1 l = 27.33 €
La Font de Papier, Vacqueras, Biowein, Clos du Joncuas, 2016
If the following statement "sooner everything was better" is true, then it is the way in which the Clos du Joncuas winery has been producing organic wine for more than a hundred years, even though the term did not exist then. Because none of the "modern" chemicals contribute to the improvement of wine quality, as you can see, smell and taste the clean characteristics of the Vacqueras Clos du Joncuas
Nose: aromas of red and black Berries, sweet spices and herbs of Provence
Palate: very supple and harmonious, this full-bodied with complex aromas of fruit, spices and herbs.
Suited for vegans
Grape varieties: 80 % Grenache, 20 % Mourvedre and others
Alcohol: 15 % vol.
Organic wine certified by FR-BIO-01, member of AB (Agriculture Biologique)
We source this wine directly from the Clos du Joncuas in 84190 Gigondas, France
Organic wine processing Vacqueras
Dany Chastan, one of the two charming daughters of the winemaker is responsible for winemaking in the cellar. She shapes the traditional style of wine as to Region, Grape and soil fits best. In early October, the grapes are harvested manually in optimum ripeness, followed by a slow fermentation in mash tubs for about 18 days without the addition of selected yeasts. During this operation, grape skins floating on the wine are regularly stirred with the must in order to detach all of the ingredients contained in the skins. During the subsequent 12-month aging in large oak casks, this organic wine is three times moved to different barrels, wherein the solids remain in each case on the barrel bottom. In this way, the wine clears itself without having to be filtered.
Did you know that in the south of France, winemakers and farmers have been forced to change the nature of their crops in the last 180 years due to environmental and climatic / weather conditions? Around 1850 it was imported from America Phylloxera which brought the European vines to an end.
On the barren soils of the cleared vineyards, only a few other plants came into question, which can be successfully cultivated in the hot climate of southern France. Elsewhere, winemakers decided to run sheep, others planted mulberry trees and raised silkworms. In the area of Gigondas, Vacqueras and Seguret they put on the olive cultivation. Although olive trees grow very slowly, the first small harvests and olive oil were produced after 10 years.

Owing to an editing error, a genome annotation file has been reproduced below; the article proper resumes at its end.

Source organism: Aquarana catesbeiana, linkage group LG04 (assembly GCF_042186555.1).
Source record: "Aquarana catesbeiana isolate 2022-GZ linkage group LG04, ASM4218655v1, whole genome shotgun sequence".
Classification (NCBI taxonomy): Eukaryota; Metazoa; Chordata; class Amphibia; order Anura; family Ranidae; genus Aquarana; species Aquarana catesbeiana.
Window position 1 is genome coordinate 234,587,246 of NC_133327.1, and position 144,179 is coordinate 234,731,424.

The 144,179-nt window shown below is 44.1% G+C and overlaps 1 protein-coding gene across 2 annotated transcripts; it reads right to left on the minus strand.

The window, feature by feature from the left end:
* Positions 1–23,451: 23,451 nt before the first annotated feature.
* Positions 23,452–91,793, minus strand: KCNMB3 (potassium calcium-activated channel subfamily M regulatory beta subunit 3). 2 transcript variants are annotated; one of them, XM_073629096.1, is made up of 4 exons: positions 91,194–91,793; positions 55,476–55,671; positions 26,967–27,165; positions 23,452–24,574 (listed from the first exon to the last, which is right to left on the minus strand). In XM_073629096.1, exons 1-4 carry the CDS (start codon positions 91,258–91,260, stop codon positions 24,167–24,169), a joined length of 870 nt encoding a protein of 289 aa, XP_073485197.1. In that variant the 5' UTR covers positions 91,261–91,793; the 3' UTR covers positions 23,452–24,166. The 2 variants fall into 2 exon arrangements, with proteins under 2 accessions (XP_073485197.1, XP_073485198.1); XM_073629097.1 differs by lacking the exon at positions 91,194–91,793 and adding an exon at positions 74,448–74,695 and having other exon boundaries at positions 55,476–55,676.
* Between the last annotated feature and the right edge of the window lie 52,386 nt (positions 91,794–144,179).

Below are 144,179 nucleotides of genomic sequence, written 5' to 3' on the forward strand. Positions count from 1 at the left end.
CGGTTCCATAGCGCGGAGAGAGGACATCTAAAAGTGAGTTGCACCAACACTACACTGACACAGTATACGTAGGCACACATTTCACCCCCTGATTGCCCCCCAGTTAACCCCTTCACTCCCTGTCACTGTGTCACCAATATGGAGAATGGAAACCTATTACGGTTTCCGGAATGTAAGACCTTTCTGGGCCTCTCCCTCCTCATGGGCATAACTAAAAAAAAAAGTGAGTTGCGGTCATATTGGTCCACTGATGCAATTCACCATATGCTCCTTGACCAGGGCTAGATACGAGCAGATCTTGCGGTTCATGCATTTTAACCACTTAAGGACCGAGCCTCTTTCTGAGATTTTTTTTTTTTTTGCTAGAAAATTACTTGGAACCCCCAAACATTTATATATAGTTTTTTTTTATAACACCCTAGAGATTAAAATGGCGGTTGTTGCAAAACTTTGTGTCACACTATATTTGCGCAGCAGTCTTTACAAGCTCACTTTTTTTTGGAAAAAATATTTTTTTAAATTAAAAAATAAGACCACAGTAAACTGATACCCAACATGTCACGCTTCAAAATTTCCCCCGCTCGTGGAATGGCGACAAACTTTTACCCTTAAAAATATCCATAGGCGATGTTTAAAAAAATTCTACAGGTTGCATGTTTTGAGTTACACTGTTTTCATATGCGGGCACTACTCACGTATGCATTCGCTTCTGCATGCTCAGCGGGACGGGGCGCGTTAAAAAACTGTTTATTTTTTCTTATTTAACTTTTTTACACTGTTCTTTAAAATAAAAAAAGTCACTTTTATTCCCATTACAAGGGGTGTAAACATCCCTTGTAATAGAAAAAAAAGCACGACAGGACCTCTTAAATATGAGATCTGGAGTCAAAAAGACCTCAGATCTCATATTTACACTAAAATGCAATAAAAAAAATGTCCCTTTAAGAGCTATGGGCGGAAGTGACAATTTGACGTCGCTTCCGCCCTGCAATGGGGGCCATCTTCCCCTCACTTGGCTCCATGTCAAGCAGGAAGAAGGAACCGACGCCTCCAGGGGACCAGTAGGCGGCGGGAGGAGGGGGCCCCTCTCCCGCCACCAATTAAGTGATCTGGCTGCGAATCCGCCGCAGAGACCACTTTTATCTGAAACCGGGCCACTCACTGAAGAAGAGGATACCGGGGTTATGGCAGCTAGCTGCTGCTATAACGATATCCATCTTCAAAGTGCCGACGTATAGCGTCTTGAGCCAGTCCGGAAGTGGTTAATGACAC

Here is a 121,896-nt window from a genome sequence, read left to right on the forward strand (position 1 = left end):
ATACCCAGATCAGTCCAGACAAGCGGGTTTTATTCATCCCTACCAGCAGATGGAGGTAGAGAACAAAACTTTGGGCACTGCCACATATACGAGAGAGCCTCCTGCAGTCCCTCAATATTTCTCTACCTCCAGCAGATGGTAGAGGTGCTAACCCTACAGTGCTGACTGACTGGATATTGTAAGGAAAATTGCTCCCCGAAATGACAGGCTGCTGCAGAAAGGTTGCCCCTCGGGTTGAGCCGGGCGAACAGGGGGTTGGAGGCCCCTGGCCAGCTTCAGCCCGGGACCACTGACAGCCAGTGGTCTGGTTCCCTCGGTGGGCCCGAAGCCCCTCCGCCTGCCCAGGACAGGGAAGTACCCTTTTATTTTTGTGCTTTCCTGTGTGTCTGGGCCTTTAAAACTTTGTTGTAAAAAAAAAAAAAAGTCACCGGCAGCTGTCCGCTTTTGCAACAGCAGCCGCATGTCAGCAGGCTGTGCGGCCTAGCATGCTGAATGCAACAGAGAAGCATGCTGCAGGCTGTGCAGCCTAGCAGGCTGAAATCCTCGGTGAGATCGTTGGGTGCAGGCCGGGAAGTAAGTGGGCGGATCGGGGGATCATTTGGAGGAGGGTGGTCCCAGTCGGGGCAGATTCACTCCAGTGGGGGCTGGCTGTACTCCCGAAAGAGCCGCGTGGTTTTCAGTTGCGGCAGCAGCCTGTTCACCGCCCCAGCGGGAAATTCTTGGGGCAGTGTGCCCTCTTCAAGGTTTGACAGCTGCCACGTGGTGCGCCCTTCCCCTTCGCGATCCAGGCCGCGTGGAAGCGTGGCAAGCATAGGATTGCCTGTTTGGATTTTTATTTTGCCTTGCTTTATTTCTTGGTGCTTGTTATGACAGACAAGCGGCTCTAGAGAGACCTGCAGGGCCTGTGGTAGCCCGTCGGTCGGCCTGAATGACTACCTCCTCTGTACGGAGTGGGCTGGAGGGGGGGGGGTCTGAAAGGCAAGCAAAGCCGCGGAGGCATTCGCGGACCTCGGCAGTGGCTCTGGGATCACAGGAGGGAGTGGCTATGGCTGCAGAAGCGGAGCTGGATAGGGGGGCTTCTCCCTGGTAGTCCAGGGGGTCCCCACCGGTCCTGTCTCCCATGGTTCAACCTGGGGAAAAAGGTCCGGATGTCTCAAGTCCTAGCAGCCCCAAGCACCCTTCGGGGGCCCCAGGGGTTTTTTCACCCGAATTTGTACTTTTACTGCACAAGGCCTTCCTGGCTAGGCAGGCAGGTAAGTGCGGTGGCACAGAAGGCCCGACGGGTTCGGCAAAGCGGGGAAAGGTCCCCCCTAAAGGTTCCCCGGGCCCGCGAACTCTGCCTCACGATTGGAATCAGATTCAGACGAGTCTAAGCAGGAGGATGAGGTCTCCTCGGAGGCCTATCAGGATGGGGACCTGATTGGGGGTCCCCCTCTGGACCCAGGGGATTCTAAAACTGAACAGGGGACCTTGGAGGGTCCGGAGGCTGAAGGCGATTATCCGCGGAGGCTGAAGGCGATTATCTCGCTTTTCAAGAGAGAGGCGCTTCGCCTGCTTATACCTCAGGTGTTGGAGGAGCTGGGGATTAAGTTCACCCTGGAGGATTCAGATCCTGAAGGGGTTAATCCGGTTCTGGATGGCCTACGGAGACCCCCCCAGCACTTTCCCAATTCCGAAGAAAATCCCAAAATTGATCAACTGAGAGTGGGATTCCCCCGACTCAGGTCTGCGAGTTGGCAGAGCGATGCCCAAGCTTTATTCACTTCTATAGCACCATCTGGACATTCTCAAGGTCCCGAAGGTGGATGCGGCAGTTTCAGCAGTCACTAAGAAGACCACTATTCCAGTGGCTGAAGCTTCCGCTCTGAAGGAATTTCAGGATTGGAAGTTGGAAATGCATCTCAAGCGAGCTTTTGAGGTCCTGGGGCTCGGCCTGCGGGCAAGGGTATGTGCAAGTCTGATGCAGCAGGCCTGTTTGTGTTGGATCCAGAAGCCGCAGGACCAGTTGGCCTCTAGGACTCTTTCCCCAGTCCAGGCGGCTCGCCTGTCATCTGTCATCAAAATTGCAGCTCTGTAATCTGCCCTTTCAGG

This phase lasted until 1956, when an unusually strong cold period caused all olive trees to freeze to death. Again the fields were cleared, the olive wood burned or used for handicraft products. After all attempts failed to master the Phylloxera pest with chemicals, it gradually succeeded in stopping her with the grafting of European grape varieties on American documents (which are resistant to Phylloxera). It was the first biologically active plant protection measure. Of course, it has also been exchanged for the American-derived vine diseases Peronospora and Oidium, which today still cause great damage and are fought with much use of chemicals.
Today we owe it to the strong coldness of 1956 that in many parts of the south of France wine is being grown again. As temperatures rise, our grandchildren may enjoy dates from Provence and wines from Norway or Sweden?
For information and images of Clos du Joncuas